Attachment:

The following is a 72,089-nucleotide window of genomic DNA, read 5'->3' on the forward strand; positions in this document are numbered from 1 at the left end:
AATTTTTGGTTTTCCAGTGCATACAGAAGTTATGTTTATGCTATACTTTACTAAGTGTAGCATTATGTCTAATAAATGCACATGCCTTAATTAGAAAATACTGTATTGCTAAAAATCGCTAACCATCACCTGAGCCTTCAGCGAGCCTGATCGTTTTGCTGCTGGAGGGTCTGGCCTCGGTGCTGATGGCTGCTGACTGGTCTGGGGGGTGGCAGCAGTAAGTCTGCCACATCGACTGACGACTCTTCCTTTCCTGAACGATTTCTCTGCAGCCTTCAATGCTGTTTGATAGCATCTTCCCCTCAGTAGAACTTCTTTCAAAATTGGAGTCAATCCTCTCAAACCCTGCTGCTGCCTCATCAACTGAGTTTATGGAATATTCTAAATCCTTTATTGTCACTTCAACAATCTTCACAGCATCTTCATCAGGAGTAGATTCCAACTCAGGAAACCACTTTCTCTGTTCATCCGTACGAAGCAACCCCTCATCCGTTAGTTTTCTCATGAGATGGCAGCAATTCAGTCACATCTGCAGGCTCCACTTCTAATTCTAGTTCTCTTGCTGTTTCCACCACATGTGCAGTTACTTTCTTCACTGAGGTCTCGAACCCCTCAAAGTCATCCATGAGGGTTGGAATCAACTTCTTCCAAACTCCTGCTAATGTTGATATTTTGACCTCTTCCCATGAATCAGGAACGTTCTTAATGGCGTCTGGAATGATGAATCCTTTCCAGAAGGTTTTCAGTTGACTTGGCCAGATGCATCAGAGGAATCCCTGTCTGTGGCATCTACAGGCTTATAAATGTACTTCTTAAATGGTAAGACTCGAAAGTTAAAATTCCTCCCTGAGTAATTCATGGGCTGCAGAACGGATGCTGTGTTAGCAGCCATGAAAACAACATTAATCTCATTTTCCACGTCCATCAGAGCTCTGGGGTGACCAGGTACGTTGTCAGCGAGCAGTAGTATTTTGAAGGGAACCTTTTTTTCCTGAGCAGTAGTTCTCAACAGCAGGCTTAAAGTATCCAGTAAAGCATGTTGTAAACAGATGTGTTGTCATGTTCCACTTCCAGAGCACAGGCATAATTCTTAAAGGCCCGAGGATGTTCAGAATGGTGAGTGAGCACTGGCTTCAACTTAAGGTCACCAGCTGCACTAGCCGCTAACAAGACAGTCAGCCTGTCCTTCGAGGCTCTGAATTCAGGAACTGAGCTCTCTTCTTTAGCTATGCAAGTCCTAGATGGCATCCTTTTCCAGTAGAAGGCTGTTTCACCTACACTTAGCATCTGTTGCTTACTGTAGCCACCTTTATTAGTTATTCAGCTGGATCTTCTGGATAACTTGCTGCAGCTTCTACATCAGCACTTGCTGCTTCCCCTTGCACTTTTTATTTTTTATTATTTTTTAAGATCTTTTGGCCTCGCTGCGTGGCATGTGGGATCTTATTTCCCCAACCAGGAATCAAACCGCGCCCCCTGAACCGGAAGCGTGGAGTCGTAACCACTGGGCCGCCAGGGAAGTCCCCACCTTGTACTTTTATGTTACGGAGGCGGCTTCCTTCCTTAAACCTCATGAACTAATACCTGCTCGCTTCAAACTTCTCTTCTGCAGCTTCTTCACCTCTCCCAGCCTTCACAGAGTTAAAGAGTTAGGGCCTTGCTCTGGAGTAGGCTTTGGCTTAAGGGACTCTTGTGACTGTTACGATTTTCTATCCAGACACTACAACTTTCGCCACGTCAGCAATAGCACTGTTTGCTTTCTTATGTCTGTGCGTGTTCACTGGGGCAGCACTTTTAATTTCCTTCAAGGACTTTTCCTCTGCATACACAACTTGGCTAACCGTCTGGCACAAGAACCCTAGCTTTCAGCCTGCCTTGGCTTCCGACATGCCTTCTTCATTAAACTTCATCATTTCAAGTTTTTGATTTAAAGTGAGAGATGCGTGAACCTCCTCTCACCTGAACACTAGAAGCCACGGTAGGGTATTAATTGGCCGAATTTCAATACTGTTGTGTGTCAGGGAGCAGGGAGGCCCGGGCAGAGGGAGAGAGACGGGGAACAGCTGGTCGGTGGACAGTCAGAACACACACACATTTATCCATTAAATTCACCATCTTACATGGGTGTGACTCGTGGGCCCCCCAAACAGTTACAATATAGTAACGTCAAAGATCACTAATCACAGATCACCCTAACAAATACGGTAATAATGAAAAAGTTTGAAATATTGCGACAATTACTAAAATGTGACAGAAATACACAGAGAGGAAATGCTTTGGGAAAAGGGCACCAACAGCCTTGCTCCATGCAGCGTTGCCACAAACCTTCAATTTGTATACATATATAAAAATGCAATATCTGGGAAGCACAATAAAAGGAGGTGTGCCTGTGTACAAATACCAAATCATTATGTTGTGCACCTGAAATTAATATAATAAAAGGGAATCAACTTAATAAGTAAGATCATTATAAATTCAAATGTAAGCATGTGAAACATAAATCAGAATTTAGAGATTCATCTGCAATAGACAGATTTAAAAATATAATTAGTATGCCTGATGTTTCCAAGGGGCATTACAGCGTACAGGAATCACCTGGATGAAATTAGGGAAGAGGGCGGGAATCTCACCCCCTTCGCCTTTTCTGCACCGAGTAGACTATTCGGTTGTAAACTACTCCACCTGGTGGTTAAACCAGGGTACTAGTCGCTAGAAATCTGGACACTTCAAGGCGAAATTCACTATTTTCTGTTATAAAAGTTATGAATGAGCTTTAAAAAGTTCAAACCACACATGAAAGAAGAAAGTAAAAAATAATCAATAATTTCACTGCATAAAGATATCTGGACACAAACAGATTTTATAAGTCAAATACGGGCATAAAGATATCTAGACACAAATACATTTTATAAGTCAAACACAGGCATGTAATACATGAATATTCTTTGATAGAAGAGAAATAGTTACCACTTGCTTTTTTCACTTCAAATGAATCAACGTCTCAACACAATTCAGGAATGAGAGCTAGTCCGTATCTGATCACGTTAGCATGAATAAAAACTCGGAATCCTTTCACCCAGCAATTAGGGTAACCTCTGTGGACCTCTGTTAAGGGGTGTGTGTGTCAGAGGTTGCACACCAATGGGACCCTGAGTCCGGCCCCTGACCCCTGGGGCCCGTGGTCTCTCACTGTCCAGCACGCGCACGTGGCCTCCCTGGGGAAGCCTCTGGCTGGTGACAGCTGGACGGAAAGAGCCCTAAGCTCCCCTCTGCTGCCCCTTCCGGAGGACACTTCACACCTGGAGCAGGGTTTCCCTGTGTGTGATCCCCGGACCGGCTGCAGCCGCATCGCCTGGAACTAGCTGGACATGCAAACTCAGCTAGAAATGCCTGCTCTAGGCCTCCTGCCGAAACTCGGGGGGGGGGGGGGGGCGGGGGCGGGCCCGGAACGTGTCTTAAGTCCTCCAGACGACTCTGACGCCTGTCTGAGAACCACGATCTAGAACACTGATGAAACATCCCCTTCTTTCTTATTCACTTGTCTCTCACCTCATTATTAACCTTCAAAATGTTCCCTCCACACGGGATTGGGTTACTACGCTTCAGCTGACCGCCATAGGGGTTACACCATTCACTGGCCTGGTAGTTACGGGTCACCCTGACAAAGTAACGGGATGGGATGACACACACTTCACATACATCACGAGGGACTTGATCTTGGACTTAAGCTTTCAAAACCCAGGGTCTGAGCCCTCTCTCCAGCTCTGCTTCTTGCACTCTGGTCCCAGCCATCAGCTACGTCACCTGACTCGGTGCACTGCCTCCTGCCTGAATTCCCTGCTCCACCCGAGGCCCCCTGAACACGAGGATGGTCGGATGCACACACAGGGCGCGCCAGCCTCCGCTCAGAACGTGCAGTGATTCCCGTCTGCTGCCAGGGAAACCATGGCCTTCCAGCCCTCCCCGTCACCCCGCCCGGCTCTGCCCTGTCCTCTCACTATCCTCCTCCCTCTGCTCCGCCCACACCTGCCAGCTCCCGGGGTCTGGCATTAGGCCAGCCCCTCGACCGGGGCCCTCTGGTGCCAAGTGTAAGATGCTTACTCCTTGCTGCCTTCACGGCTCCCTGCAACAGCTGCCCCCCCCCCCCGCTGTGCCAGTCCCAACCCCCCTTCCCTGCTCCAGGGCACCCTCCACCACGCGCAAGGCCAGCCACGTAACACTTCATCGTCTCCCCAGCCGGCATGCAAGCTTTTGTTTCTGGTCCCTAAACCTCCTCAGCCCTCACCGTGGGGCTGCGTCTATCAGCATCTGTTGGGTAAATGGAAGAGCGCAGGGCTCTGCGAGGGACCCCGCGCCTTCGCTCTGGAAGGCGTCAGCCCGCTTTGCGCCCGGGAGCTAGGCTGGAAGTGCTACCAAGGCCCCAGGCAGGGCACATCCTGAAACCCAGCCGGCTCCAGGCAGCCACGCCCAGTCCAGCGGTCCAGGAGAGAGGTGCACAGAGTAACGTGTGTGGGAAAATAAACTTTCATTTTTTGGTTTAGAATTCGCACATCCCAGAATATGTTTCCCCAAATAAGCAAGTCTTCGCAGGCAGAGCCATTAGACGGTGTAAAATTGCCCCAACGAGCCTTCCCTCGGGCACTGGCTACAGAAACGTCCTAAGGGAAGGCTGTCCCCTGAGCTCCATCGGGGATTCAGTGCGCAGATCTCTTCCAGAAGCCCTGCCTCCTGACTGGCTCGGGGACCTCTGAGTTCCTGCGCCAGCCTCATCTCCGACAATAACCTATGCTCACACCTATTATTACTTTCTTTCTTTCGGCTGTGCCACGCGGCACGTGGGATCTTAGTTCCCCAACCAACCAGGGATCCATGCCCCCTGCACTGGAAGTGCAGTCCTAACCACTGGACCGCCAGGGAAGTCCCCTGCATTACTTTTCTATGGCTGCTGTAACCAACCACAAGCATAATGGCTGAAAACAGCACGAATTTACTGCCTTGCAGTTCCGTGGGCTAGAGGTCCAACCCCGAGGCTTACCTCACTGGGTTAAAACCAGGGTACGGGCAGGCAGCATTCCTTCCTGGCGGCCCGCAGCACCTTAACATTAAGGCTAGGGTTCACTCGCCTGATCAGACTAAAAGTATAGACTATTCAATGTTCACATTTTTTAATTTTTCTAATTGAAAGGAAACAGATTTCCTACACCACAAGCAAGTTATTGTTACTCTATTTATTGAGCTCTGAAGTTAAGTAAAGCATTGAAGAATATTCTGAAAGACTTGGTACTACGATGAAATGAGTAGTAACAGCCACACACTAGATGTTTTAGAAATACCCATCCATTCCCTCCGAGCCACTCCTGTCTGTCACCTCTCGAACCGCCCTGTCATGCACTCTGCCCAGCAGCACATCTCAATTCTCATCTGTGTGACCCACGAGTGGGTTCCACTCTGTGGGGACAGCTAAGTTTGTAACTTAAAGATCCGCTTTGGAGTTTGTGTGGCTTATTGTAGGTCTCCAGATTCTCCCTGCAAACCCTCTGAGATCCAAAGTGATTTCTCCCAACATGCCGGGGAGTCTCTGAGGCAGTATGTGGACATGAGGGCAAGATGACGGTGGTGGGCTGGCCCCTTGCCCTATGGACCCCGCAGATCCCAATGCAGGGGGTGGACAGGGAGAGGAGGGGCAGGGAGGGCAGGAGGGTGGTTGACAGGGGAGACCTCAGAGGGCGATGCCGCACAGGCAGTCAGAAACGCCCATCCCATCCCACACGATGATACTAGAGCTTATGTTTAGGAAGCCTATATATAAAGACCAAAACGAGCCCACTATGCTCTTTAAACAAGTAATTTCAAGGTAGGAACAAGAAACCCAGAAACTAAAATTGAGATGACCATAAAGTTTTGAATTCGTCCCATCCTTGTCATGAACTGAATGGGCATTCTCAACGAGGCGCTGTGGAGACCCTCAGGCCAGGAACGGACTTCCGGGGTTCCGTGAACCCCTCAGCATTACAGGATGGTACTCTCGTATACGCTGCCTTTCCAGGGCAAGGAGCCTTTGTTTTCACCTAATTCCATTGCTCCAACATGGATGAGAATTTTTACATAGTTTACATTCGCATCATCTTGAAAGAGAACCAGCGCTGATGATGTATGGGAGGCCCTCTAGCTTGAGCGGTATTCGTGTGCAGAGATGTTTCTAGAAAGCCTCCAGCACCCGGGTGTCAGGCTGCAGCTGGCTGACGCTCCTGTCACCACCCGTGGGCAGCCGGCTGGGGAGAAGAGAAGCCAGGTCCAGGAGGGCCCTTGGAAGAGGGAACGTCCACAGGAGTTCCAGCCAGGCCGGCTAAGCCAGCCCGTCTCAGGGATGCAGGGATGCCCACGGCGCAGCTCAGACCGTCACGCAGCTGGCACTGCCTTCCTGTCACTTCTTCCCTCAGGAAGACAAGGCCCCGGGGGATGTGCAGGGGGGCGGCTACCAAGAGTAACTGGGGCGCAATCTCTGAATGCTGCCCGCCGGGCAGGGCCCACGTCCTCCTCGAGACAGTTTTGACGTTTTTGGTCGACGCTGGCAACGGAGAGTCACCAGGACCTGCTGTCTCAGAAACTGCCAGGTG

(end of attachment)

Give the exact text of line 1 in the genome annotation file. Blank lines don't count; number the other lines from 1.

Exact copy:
The following is a 72,089-nucleotide window of genomic DNA, read 5'->3' on the forward strand; positions in this document are numbered from 1 at the left end: